by Roshan Guharajan// Organised wildlife crime has already resulted in the loss of certain globally important species in Southeast Asia.Continue Reading
What does the Defence Budget tell us? Are we spending too much, just enough, or too little on national defence? Which programs should be prioritized over others? This series of articles will break down the formatting and the structure of the Defence Budget.
Malaysia was founded on 16th September 1963, and will be 57 years old day. It is a traditional practice to also celebrate Armed Forces Day on the same date. The Malaysian Armed Forces is 87 years old, marking its birth with the formation of the Experimental Company of native Malay soldiers in 1933. The Experimental Company would then form the basis of the Royal Malay Regiment, which is the oldest infantry regiment in the Malaysian Armed Forces.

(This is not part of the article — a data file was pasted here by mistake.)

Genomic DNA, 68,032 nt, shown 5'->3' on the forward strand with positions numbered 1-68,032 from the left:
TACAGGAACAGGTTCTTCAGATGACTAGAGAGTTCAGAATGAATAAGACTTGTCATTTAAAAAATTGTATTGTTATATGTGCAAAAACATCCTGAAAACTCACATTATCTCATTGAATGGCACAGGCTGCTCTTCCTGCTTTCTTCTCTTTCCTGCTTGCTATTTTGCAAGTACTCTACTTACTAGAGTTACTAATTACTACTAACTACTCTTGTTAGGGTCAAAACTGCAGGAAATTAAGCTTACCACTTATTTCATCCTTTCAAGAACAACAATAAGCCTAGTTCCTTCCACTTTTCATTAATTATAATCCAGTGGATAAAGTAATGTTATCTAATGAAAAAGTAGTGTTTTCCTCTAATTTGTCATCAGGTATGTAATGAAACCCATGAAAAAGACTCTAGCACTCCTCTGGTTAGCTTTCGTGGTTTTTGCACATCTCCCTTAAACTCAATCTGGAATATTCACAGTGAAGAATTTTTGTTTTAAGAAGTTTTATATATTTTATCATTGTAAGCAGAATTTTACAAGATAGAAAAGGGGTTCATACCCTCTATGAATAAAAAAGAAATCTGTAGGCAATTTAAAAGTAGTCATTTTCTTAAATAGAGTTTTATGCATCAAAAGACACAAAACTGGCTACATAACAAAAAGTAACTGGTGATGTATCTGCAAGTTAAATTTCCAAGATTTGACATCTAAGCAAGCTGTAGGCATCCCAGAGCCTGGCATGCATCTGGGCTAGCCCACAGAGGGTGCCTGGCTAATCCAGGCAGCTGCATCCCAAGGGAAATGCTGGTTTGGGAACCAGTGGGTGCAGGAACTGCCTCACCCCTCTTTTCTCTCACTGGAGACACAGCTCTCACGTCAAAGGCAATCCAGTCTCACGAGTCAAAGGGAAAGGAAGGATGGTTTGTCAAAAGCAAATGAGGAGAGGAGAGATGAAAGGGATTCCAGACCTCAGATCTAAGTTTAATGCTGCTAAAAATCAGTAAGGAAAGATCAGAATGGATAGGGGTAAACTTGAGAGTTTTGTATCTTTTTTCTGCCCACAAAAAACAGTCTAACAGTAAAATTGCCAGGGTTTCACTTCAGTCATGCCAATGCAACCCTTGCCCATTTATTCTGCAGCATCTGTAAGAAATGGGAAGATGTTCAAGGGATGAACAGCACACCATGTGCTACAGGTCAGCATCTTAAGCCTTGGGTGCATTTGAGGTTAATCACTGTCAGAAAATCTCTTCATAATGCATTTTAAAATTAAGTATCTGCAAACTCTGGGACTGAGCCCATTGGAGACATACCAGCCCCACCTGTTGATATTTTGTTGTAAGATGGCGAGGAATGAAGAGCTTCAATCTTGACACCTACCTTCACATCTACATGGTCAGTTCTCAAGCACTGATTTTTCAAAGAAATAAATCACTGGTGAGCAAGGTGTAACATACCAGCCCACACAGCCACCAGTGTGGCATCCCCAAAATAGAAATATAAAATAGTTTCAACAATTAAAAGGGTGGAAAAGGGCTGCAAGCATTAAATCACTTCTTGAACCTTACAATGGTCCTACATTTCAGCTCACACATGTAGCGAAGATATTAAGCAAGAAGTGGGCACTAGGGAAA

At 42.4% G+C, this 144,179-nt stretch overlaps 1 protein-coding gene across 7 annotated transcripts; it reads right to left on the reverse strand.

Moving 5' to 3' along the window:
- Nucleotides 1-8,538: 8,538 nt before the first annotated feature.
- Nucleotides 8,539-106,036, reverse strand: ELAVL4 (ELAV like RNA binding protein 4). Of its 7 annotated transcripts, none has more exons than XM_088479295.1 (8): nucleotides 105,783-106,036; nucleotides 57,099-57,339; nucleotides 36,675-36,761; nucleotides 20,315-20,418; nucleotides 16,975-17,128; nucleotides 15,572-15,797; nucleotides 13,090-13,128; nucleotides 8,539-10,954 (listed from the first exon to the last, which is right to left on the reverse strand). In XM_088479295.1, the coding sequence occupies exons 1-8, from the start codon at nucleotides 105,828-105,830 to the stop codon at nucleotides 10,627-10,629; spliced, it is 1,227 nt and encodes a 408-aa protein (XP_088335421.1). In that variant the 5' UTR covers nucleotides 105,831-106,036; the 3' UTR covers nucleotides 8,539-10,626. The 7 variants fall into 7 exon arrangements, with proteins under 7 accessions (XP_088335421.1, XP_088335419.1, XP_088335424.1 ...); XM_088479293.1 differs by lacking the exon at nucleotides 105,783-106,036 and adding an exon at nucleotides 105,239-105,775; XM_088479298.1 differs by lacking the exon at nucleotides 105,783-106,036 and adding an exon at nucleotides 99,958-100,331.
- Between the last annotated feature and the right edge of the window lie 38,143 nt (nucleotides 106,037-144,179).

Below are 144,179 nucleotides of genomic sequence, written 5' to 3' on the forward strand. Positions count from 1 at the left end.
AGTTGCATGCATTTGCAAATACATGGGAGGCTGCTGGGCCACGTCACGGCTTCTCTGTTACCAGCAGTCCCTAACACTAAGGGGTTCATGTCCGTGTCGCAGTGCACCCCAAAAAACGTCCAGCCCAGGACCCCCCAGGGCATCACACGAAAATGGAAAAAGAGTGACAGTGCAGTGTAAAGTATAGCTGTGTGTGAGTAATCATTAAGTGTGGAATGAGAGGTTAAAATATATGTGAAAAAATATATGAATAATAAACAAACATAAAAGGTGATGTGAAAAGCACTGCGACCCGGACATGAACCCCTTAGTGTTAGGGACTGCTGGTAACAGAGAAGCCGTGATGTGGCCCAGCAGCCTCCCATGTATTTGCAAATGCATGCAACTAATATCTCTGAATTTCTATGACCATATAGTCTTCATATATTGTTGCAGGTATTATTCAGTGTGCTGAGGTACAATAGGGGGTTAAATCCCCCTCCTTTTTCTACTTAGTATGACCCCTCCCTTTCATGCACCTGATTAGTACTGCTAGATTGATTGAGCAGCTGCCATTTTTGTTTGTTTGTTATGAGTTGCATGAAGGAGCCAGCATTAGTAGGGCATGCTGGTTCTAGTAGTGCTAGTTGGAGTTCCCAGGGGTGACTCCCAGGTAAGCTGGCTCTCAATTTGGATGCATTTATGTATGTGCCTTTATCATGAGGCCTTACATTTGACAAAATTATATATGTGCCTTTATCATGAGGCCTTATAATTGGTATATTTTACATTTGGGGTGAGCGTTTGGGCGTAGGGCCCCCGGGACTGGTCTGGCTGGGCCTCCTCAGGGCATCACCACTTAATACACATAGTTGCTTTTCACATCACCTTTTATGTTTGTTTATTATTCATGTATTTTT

If these problems are not addressed properly over the long term, the reputation of the Armed Forces as a professional organization will suffer. It may come to a point where future youths and families may altogether advocate against any form of service in the military, which in turn might deprive the Armed Forces a pool of dynamic recruits and cadets.
Both the bureaucratic dissonance and the political dismissiveness towards maritime security could perhaps be addressed by a national security strategy wargaming exercise. Such an exercise would take cues from President Eisenhower’s Project Solarium which produced NSC 162/2, a national security document outlining America’s national strategy to counter the Soviet Union.
The announcement by the Defence Minister cum Senior Minister in charge of security affairs Dato’ Sri Ismail Sabri Yaakob to deploy the Malaysian Armed Forces (MAF) in support of the police has generated considerable consternation among the public. There is a lot of misunderstanding about what MAF is supposed to do, and how they fit in the bigger context of our national security.
On the 2nd December last year, the Pakatan Harapan government presented the Defense White Paper (DWP) in Parliament. The first of its kind, it is a publicly available policy document that provides guidance to policy makers on conducting national defense affairs, while also giving the members of the public an opportunity to engage in this previously opaque area of public policy. The current DWP is to last over a period of the next 10 years, starting from 2021.